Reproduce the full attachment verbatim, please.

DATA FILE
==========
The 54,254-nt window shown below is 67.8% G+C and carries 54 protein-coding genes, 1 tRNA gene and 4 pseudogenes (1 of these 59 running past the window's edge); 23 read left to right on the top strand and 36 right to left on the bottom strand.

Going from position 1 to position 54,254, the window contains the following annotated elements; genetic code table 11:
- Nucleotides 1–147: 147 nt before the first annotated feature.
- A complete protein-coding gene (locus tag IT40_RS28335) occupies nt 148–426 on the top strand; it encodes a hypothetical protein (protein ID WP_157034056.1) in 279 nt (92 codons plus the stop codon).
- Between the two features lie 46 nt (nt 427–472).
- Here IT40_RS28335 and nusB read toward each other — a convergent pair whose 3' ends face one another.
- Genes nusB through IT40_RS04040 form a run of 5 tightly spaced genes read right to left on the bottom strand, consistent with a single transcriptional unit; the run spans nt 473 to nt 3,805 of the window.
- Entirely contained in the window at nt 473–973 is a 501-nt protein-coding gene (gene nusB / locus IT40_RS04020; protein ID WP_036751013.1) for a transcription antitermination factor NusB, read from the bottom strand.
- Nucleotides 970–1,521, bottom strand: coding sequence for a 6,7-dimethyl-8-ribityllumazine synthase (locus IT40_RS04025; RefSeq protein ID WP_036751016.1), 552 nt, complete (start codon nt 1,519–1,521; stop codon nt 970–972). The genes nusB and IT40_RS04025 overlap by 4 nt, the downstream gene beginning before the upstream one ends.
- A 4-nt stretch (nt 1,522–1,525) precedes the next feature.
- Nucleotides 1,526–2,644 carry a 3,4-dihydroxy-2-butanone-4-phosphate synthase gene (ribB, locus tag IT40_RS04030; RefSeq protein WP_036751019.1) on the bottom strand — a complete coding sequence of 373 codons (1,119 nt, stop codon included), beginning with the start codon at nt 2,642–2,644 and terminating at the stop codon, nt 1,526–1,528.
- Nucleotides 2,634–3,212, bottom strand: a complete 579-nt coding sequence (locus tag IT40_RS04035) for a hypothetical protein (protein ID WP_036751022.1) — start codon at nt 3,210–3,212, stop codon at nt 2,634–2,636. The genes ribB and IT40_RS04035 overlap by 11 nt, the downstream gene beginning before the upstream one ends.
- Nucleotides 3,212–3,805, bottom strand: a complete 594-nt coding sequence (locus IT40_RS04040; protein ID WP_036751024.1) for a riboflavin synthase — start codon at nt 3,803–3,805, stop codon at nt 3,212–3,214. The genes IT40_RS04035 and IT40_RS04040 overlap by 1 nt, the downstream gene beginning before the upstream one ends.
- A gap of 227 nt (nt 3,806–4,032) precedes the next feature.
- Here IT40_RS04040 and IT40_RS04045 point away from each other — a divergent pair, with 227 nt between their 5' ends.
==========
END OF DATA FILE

The 54,254-nt window shown below is 67.8% G+C and carries 54 protein-coding genes, 1 tRNA gene and 4 pseudogenes (1 of these 59 running past the window's edge); 23 read left to right on the top strand and 36 right to left on the bottom strand.

Going from position 1 to position 54,254, the window contains the following annotated elements; genetic code table 11:
- Nucleotides 1–147: 147 nt before the first annotated feature.
- A complete protein-coding gene (locus tag IT40_RS28335) occupies nt 148–426 on the top strand; it encodes a hypothetical protein (protein ID WP_157034056.1) in 279 nt (92 codons plus the stop codon).
- Between the two features lie 46 nt (nt 427–472).
- Here IT40_RS28335 and nusB read toward each other — a convergent pair whose 3' ends face one another.
- Genes nusB through IT40_RS04040 form a run of 5 tightly spaced genes read right to left on the bottom strand, consistent with a single transcriptional unit; the run spans nt 473 to nt 3,805 of the window.
- Entirely contained in the window at nt 473–973 is a 501-nt protein-coding gene (gene nusB / locus IT40_RS04020; protein ID WP_036751013.1) for a transcription antitermination factor NusB, read from the bottom strand.
- Nucleotides 970–1,521, bottom strand: coding sequence for a 6,7-dimethyl-8-ribityllumazine synthase (locus IT40_RS04025; RefSeq protein ID WP_036751016.1), 552 nt, complete (start codon nt 1,519–1,521; stop codon nt 970–972). The genes nusB and IT40_RS04025 overlap by 4 nt, the downstream gene beginning before the upstream one ends.
- A 4-nt stretch (nt 1,522–1,525) precedes the next feature.
- Nucleotides 1,526–2,644 carry a 3,4-dihydroxy-2-butanone-4-phosphate synthase gene (ribB, locus tag IT40_RS04030; RefSeq protein WP_036751019.1) on the bottom strand — a complete coding sequence of 373 codons (1,119 nt, stop codon included), beginning with the start codon at nt 2,642–2,644 and terminating at the stop codon, nt 1,526–1,528.
- Nucleotides 2,634–3,212, bottom strand: a complete 579-nt coding sequence (locus tag IT40_RS04035) for a hypothetical protein (protein ID WP_036751022.1) — start codon at nt 3,210–3,212, stop codon at nt 2,634–2,636. The genes ribB and IT40_RS04035 overlap by 11 nt, the downstream gene beginning before the upstream one ends.
- Nucleotides 3,212–3,805, bottom strand: a complete 594-nt coding sequence (locus IT40_RS04040; protein ID WP_036751024.1) for a riboflavin synthase — start codon at nt 3,803–3,805, stop codon at nt 3,212–3,214. The genes IT40_RS04035 and IT40_RS04040 overlap by 1 nt, the downstream gene beginning before the upstream one ends.
- A gap of 227 nt (nt 3,806–4,032) precedes the next feature.
- Here IT40_RS04040 and IT40_RS04045 point away from each other — a divergent pair, with 227 nt between their 5' ends.